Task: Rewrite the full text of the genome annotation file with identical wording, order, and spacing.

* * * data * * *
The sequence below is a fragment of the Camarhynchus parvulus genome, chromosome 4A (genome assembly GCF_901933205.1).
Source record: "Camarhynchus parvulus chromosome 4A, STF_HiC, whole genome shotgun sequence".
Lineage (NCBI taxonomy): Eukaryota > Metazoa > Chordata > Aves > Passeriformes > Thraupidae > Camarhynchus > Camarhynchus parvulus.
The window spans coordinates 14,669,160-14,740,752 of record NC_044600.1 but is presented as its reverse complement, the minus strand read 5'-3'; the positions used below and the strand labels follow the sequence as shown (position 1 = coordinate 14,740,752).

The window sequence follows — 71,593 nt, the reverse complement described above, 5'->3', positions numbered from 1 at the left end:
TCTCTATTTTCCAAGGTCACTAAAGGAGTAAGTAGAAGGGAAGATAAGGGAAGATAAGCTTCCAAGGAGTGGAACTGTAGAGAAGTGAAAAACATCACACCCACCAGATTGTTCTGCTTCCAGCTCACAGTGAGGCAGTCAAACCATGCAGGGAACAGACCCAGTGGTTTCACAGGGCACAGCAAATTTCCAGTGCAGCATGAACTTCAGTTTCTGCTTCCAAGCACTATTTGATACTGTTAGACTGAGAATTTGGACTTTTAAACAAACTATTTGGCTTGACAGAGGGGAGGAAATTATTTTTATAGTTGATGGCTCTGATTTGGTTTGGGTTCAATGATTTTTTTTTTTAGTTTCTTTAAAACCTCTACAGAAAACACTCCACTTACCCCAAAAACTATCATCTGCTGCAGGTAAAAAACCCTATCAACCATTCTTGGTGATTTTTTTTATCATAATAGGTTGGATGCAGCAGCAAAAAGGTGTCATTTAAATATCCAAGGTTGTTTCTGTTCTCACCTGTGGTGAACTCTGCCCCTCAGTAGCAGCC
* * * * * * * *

The sequence below is a fragment of the Camarhynchus parvulus genome, chromosome 4A (genome assembly GCF_901933205.1).
Source record: "Camarhynchus parvulus chromosome 4A, STF_HiC, whole genome shotgun sequence".
Lineage (NCBI taxonomy): Eukaryota > Metazoa > Chordata > Aves > Passeriformes > Thraupidae > Camarhynchus > Camarhynchus parvulus.
The window spans coordinates 14,669,160-14,740,752 of record NC_044600.1 but is presented as its reverse complement, the minus strand read 5'-3'; the positions used below and the strand labels follow the sequence as shown (position 1 = coordinate 14,740,752).

The window sequence follows — 71,593 nt, the reverse complement described above, 5'->3', positions numbered from 1 at the left end:
TCTCTATTTTCCAAGGTCACTAAAGGAGTAAGTAGAAGGGAAGATAAGGGAAGATAAGCTTCCAAGGAGTGGAACTGTAGAGAAGTGAAAAACATCACACCCACCAGATTGTTCTGCTTCCAGCTCACAGTGAGGCAGTCAAACCATGCAGGGAACAGACCCAGTGGTTTCACAGGGCACAGCAAATTTCCAGTGCAGCATGAACTTCAGTTTCTGCTTCCAAGCACTATTTGATACTGTTAGACTGAGAATTTGGACTTTTAAACAAACTATTTGGCTTGACAGAGGGGAGGAAATTATTTTTATAGTTGATGGCTCTGATTTGGTTTGGGTTCAATGATTTTTTTTTTTAGTTTCTTTAAAACCTCTACAGAAAACACTCCACTTACCCCAAAAACTATCATCTGCTGCAGGTAAAAAACCCTATCAACCATTCTTGGTGATTTTTTTTATCATAATAGGTTGGATGCAGCAGCAAAAAGGTGTCATTTAAATATCCAAGGTTGTTTCTGTTCTCACCTGTGGTGAACTCTGCCCCTCAGTAGCAGCC